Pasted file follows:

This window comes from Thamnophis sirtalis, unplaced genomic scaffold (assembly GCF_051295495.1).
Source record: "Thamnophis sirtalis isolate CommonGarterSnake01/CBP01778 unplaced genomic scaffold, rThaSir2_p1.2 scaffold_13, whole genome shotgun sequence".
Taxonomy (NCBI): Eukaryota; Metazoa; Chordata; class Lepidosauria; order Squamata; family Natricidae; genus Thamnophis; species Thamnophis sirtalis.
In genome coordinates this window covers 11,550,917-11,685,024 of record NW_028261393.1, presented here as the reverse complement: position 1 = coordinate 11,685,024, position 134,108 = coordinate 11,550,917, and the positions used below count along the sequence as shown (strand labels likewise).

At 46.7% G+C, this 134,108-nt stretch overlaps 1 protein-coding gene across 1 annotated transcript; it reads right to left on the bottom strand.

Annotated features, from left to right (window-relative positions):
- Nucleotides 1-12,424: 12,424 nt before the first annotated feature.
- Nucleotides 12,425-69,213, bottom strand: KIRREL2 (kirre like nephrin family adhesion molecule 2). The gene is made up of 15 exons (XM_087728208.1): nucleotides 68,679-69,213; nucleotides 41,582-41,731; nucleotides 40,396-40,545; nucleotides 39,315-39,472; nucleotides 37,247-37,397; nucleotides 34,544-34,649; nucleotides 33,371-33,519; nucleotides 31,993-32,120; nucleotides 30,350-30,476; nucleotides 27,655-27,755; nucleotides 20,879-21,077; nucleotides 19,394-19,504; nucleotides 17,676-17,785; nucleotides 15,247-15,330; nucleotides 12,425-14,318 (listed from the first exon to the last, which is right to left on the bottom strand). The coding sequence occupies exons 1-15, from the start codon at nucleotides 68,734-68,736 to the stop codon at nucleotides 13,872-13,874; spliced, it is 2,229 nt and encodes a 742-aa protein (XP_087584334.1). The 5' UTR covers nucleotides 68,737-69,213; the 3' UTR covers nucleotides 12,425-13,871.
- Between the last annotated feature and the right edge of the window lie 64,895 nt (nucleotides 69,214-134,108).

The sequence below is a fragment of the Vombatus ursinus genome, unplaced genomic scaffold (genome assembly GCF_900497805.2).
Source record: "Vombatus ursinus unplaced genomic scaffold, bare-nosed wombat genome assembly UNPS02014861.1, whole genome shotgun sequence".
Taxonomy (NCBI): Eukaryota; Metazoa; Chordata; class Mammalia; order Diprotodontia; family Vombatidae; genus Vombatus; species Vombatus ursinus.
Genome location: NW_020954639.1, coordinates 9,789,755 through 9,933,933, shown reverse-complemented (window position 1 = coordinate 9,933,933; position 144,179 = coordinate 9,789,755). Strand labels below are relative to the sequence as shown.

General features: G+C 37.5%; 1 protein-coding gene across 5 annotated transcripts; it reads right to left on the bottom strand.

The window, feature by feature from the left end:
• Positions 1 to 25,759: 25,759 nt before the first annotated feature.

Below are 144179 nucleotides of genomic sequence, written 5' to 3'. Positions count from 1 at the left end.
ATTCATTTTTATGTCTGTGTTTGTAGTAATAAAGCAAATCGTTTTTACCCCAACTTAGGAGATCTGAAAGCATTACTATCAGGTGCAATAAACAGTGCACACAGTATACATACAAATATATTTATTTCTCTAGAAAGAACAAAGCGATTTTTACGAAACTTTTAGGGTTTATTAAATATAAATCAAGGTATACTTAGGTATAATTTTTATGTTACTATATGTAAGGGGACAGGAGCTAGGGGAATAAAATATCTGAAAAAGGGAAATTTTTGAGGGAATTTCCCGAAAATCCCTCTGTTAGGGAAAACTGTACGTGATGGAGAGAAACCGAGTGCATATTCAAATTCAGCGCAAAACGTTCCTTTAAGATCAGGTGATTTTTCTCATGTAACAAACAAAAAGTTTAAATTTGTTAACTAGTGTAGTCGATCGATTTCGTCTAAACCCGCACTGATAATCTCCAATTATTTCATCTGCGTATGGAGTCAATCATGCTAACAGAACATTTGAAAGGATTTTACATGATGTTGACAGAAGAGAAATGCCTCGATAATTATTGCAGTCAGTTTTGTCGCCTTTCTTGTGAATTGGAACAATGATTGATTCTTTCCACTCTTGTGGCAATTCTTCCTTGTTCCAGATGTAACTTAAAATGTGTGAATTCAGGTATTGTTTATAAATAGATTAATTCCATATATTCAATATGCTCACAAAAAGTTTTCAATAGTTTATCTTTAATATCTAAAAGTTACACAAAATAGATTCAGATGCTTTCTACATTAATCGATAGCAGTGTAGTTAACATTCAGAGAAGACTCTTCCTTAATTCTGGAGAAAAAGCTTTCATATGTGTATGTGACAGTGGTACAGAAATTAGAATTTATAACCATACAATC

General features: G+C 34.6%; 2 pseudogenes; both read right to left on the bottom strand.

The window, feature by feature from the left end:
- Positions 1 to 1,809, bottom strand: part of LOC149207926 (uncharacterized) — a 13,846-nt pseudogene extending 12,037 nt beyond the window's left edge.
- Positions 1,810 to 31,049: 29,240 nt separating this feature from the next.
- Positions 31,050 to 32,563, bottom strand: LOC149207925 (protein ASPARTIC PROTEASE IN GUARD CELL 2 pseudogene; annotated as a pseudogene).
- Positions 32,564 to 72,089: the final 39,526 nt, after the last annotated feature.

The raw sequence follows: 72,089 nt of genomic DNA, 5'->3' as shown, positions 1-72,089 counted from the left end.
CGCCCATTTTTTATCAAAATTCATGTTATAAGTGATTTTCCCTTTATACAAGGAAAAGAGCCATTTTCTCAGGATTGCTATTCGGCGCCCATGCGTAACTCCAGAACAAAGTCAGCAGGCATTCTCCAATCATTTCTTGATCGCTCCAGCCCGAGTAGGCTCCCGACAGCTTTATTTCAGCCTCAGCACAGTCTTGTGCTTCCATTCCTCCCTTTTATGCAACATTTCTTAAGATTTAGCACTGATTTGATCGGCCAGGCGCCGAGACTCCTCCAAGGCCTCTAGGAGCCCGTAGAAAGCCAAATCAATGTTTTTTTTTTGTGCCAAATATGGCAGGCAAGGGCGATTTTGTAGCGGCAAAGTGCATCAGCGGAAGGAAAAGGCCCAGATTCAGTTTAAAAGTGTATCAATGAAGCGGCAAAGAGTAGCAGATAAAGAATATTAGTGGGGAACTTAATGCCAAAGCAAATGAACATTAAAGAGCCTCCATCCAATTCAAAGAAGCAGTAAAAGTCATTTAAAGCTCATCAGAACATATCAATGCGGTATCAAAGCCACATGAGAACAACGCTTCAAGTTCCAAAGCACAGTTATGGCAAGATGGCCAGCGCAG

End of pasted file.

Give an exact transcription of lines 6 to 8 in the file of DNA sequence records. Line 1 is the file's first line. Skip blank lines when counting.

Annotated features, from left to right (window-relative positions):
- Nucleotides 1-12,424: 12,424 nt before the first annotated feature.
- Nucleotides 12,425-69,213, bottom strand: KIRREL2 (kirre like nephrin family adhesion molecule 2). The gene is made up of 15 exons (XM_087728208.1): nucleotides 68,679-69,213; nucleotides 41,582-41,731; nucleotides 40,396-40,545; nucleotides 39,315-39,472; nucleotides 37,247-37,397; nucleotides 34,544-34,649; nucleotides 33,371-33,519; nucleotides 31,993-32,120; nucleotides 30,350-30,476; nucleotides 27,655-27,755; nucleotides 20,879-21,077; nucleotides 19,394-19,504; nucleotides 17,676-17,785; nucleotides 15,247-15,330; nucleotides 12,425-14,318 (listed from the first exon to the last, which is right to left on the bottom strand). The coding sequence occupies exons 1-15, from the start codon at nucleotides 68,734-68,736 to the stop codon at nucleotides 13,872-13,874; spliced, it is 2,229 nt and encodes a 742-aa protein (XP_087584334.1). The 5' UTR covers nucleotides 68,737-69,213; the 3' UTR covers nucleotides 12,425-13,871.